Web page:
Polycythemia Vera


What is polycythemia vera (PV)?

PV is a blood disorder in which the body makes too many red blood cells. These extra red cells make blood thicker than normal. The thickened blood flows slower and may clot within your body.

Red blood cells carry oxygen to organs and tissues throughout the body. If the blood moves too slowly or clots, the cells cannot deliver enough oxygen. This situation can cause serious complications including heart attack, stroke, and heart failure.

PV affects about 22 out of every 100,000 people. Doctors diagnose it most commonly in men over 60 years old.

Symptoms and Causes

What causes polycythemia vera (PV)?

Doctors classify PV into 2 types. The cause of the condition determines each type.

  • Primary PV occurs when there is a genetic mutation (abnormality). Almost all people diagnosed with PV have a mutation in the JAK2 (Janus kinase) gene. In most cases, PV is not hereditary (passed down through families), but it is hereditary in a few cases. Mutations in the TET2 gene are also found commonly in PV cells.
  • Secondary PV (acquired) occurs in people who experience low levels of oxygen in their blood for long periods of time. This extended lack of oxygen causes the body to make extra amounts of a hormone called erythropoietin (EPO). Too much EPO in the body can cause it to make too many red blood cells.

What are the symptoms of polycythemia vera (PV)?

People with PV experience a variety of symptoms. Some people have no symptoms at all. Symptoms include:

  • Tiredness and weakness
  • Difficulty breathing when lying down
  • Enlarged (bigger than normal) spleen (organ that clears blood cells from the body)
  • Blurry or double vision
  • Itchy skin, especially following a warm bath
  • Skin that is reddish or purplish in color
  • Bleeding gums
  • Weight loss
  • Tinnitus (ringing in the ears)
  • Sweating, especially at night

Diagnosis and Tests

How do doctors diagnose polycythemia vera (PV)?

To diagnose PV, your doctor will perform a test called a complete blood count (CBC) to see if your number of red blood cells is higher than normal.

Your doctor may also test your blood to look for amounts of a hormone called erythropoietin. Lower-than-normal levels of this hormone can be a sign of PV. Doctors use genetic tests to identify the mutation in the JAK2 gene.

Management and Treatment

What are the treatments for polycythemia vera (PV)?

Doctors treat PV with a technique called phlebotomy. This procedure removes blood from your body. Red blood cells contain large amounts of iron. By removing iron from the body, the production of red blood cells by the bone marrow slows down.

During phlebotomy, a health professional will insert a needle into a vein and drain blood through a tube into a container. People with a new PV diagnosis typically undergo phlebotomy once a week until their red blood cell level becomes closer to normal. After that, they may have phlebotomy every three months to keep levels normal.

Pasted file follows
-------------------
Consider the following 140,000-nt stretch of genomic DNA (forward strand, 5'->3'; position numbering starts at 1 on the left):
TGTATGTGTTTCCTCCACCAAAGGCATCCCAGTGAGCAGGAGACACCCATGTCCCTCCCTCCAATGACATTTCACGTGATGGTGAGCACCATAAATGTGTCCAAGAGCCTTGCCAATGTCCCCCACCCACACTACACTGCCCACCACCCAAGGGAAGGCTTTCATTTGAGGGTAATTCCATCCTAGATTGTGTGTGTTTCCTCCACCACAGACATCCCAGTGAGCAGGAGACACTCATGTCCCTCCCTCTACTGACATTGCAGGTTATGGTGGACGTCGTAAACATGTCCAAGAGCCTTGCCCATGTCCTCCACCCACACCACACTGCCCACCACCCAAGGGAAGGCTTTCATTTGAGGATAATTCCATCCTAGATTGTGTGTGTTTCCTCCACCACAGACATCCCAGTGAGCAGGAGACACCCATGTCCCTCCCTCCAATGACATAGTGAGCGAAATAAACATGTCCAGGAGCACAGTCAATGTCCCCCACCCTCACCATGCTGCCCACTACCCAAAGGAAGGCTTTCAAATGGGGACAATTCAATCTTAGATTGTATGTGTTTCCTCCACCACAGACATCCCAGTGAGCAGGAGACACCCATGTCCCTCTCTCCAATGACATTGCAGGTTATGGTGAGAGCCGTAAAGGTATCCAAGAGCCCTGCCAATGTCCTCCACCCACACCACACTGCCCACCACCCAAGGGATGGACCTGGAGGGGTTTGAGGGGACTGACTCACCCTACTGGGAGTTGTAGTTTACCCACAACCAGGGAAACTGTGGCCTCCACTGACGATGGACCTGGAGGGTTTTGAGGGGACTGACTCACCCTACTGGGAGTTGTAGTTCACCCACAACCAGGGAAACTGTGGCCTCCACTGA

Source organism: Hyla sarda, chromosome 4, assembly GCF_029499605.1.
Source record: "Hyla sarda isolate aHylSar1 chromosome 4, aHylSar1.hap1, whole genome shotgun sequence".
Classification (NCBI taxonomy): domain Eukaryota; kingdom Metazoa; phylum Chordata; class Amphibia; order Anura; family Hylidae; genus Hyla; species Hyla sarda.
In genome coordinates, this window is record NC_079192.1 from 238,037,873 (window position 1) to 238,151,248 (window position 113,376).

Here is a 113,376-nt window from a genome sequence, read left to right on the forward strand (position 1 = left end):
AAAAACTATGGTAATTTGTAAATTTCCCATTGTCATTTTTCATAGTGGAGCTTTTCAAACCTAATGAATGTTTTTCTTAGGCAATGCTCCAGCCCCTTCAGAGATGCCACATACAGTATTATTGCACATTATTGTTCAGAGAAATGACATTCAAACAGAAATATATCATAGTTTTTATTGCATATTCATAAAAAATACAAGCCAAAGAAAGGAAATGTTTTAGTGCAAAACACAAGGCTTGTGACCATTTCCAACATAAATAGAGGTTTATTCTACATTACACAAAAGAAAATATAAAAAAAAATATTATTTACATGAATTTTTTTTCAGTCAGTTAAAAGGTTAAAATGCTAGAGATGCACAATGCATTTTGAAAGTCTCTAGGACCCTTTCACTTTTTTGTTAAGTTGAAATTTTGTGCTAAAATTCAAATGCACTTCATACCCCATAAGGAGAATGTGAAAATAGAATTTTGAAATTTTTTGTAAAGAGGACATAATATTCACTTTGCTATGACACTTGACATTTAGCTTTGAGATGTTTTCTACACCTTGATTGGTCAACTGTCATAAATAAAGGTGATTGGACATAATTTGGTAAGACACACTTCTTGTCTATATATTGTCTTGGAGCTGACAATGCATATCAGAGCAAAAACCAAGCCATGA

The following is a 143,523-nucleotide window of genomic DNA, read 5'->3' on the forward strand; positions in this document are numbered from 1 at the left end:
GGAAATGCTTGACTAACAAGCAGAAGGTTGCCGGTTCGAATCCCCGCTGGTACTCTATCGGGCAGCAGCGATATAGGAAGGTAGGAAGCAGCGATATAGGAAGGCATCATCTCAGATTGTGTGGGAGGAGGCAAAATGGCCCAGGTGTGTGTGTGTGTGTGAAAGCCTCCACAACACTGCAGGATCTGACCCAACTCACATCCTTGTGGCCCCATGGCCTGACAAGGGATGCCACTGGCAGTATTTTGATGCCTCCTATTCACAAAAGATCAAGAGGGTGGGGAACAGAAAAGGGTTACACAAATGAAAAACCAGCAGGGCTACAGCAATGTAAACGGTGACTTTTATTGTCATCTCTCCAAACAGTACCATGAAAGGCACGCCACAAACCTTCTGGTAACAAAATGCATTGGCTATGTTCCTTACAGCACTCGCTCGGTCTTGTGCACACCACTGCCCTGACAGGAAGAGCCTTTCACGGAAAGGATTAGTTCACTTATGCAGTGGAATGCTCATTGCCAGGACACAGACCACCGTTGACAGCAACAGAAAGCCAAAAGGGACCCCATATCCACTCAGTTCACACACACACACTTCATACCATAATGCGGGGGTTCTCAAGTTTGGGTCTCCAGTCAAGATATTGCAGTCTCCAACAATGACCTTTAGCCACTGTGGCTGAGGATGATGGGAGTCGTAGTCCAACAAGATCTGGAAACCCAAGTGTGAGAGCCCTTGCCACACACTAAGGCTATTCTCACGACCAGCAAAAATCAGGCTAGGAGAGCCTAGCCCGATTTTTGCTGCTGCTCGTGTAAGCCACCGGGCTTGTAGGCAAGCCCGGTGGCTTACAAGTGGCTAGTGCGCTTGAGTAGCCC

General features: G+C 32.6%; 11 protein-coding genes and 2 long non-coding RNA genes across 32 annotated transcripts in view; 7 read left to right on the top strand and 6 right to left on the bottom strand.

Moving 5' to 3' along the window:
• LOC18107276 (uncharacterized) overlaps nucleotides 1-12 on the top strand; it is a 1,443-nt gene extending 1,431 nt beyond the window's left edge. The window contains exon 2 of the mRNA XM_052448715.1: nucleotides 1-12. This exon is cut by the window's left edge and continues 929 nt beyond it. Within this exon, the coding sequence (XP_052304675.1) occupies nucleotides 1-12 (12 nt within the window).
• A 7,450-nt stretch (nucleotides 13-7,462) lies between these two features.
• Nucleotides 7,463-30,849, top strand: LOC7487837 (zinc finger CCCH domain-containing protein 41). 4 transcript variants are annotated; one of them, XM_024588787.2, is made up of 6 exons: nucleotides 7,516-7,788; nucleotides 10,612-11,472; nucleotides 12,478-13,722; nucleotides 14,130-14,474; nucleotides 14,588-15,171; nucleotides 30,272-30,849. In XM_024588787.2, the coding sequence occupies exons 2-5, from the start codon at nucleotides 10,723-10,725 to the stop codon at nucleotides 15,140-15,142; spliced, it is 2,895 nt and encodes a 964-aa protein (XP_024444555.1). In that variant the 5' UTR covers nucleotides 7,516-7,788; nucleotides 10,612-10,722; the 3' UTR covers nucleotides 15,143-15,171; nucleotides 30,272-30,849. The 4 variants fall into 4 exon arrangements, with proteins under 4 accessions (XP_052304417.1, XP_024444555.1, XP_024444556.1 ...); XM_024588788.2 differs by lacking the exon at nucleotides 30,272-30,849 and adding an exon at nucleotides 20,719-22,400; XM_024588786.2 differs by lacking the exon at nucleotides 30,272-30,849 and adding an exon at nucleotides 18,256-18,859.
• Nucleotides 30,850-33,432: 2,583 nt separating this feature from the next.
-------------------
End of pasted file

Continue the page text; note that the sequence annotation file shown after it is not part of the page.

Doctors also prescribe medicines to treat PV. The most common drug used to treat PV is hydroxyurea (Hydrea®, Droxia®). This medicine helps slow the production of red blood cells. Some people with PV take aspirin every day because it helps thin the blood.

Two other drugs used to treat PV are ruxolitininib (Jakafi®), which is used for patients who do not respond to or cannot take hydroxyurea. Pegylated interferon (Pegasis®), is used to treat hepatitis C. However, an off-label use for the interferon has been used to treat patients with PV.

What are the complications of polycythemia vera (PV)?

The most dangerous complication of PV is a blood clot. When a clot travels to the heart or brain, it can cause a heart attack or stroke. A clot can also travel to the lungs (pulmonary embolism). These events can be fatal.

A bone marrow disorder called myelofibrosis is another potential complication of PV. Myelofibrosis leads to scarring in the bone marrow and anemia (low red blood cell count). In rare cases, PV can develop into a blood cancer called acute myeloid leukemia (AML). AML can lead to anemia and infection, and spread beyond the blood to other areas in the body.


Can polycythemia vera (PV)? be prevented?

For most patients, there is no clear cause to the PV and it cannot be prevented.

Outlook / Prognosis

What is the outlook for people with polycythemia vera (PV)?

There is no cure for PV. People with the condition usually need treatment their entire lives.

Regular doctor visits and blood tests can help ensure the disease does not get worse. PV treatment helps you manage the disorder to ease symptoms and avoid complications for a healthier life.

Living With

When should I call the doctor if I have polycythemia vera (PV) or think I might?

Contact your doctor if you develop symptoms of PV. Early diagnosis and treatment can help keep PV from interfering with daily life.

Consulting with a doctor who specializes in genetic conditions may help you learn how to manage issues related to living with PV. Ask your doctor for a referral for a genetic specialist for additional counseling.

Last reviewed by a Cleveland Clinic medical professional on 03/15/2018.


  • Genetic and Rare Diseases Information Center. . Accessed 3/16/2018.Polycythemia vera (https://rarediseases.info.nih.gov/diseases/7422/polycythemia-vera)
  • National Heart, Lung, and Blood Institute. Accessed 3/16/2018.Polycythemia vera. (https://www.nhlbi.nih.gov/health-topics/polycythemia-vera)
  • MPN Research Foundation. Accessed 3/16/2018.What is polycythemia vera (PV)? (http://www.mpnresearchfoundation.org/Polycythemia-Vera-28PV-29)
  • National Organization for Rare Disorders. Accessed 3/16/2018.Polycythemia vera. (https://rarediseases.org/rare-diseases/polycythemia-vera/)


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